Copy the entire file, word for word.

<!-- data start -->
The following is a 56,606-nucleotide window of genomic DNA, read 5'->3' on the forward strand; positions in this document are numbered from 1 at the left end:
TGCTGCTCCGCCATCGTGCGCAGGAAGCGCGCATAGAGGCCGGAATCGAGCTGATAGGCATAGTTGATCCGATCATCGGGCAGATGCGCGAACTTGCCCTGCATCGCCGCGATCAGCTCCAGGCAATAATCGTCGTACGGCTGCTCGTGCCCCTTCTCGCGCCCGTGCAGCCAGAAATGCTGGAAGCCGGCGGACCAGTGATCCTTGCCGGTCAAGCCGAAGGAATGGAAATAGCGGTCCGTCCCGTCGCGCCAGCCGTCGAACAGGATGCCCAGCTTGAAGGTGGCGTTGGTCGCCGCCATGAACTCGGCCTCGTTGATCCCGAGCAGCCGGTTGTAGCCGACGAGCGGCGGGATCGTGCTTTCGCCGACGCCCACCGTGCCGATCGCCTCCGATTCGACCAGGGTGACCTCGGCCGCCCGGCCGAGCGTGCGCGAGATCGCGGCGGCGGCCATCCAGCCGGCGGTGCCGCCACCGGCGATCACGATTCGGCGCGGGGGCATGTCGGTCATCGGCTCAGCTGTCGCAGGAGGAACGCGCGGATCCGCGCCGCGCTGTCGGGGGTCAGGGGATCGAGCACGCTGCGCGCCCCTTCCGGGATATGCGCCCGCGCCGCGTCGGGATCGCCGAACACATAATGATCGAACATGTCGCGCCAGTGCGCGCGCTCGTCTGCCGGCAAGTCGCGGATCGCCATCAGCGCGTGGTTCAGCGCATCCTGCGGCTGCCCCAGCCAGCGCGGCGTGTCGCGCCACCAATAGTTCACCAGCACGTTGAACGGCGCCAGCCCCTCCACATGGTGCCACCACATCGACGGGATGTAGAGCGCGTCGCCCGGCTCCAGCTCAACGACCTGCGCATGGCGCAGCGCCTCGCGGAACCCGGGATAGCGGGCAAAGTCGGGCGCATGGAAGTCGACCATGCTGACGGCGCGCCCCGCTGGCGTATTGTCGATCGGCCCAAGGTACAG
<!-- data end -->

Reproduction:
The following is a 56,606-nucleotide window of genomic DNA, read 5'->3' on the forward strand; positions in this document are numbered from 1 at the left end:
TGCTGCTCCGCCATCGTGCGCAGGAAGCGCGCATAGAGGCCGGAATCGAGCTGATAGGCATAGTTGATCCGATCATCGGGCAGATGCGCGAACTTGCCCTGCATCGCCGCGATCAGCTCCAGGCAATAATCGTCGTACGGCTGCTCGTGCCCCTTCTCGCGCCCGTGCAGCCAGAAATGCTGGAAGCCGGCGGACCAGTGATCCTTGCCGGTCAAGCCGAAGGAATGGAAATAGCGGTCCGTCCCGTCGCGCCAGCCGTCGAACAGGATGCCCAGCTTGAAGGTGGCGTTGGTCGCCGCCATGAACTCGGCCTCGTTGATCCCGAGCAGCCGGTTGTAGCCGACGAGCGGCGGGATCGTGCTTTCGCCGACGCCCACCGTGCCGATCGCCTCCGATTCGACCAGGGTGACCTCGGCCGCCCGGCCGAGCGTGCGCGAGATCGCGGCGGCGGCCATCCAGCCGGCGGTGCCGCCACCGGCGATCACGATTCGGCGCGGGGGCATGTCGGTCATCGGCTCAGCTGTCGCAGGAGGAACGCGCGGATCCGCGCCGCGCTGTCGGGGGTCAGGGGATCGAGCACGCTGCGCGCCCCTTCCGGGATATGCGCCCGCGCCGCGTCGGGATCGCCGAACACATAATGATCGAACATGTCGCGCCAGTGCGCGCGCTCGTCTGCCGGCAAGTCGCGGATCGCCATCAGCGCGTGGTTCAGCGCATCCTGCGGCTGCCCCAGCCAGCGCGGCGTGTCGCGCCACCAATAGTTCACCAGCACGTTGAACGGCGCCAGCCCCTCCACATGGTGCCACCACATCGACGGGATGTAGAGCGCGTCGCCCGGCTCCAGCTCAACGACCTGCGCATGGCGCAGCGCCTCGCGGAACCCGGGATAGCGGGCAAAGTCGGGCGCATGGAAGTCGACCATGCTGACGGCGCGCCCCGCTGGCGTATTGTCGATCGGCCCAAGGTACAG